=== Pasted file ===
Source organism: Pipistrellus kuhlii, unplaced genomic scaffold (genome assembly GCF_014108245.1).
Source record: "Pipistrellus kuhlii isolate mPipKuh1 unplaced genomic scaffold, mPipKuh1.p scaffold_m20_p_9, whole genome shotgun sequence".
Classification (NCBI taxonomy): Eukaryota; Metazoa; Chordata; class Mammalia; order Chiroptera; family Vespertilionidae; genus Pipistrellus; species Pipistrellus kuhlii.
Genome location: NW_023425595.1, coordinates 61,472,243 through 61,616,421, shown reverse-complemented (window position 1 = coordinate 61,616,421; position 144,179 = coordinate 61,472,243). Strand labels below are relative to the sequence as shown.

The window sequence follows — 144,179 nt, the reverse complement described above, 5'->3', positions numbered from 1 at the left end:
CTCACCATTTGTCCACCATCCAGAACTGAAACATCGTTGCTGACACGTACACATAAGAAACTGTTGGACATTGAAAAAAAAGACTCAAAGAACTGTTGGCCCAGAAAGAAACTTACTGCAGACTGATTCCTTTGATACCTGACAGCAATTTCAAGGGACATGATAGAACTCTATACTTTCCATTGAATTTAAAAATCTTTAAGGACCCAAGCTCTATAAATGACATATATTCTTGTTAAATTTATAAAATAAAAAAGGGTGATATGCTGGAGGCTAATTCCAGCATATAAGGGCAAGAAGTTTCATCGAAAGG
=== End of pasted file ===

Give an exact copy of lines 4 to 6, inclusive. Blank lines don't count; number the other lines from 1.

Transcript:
Genome location: NW_023425595.1, coordinates 61,472,243 through 61,616,421, shown reverse-complemented (window position 1 = coordinate 61,616,421; position 144,179 = coordinate 61,472,243). Strand labels below are relative to the sequence as shown.

The window sequence follows — 144,179 nt, the reverse complement described above, 5'->3', positions numbered from 1 at the left end:
CTCACCATTTGTCCACCATCCAGAACTGAAACATCGTTGCTGACACGTACACATAAGAAACTGTTGGACATTGAAAAAAAAGACTCAAAGAACTGTTGGCCCAGAAAGAAACTTACTGCAGACTGATTCCTTTGATACCTGACAGCAATTTCAAGGGACATGATAGAACTCTATACTTTCCATTGAATTTAAAAATCTTTAAGGACCCAAGCTCTATAAATGACATATATTCTTGTTAAATTTATAAAATAAAAAAGGGTGATATGCTGGAGGCTAATTCCAGCATATAAGGGCAAGAAGTTTCATCGAAAGG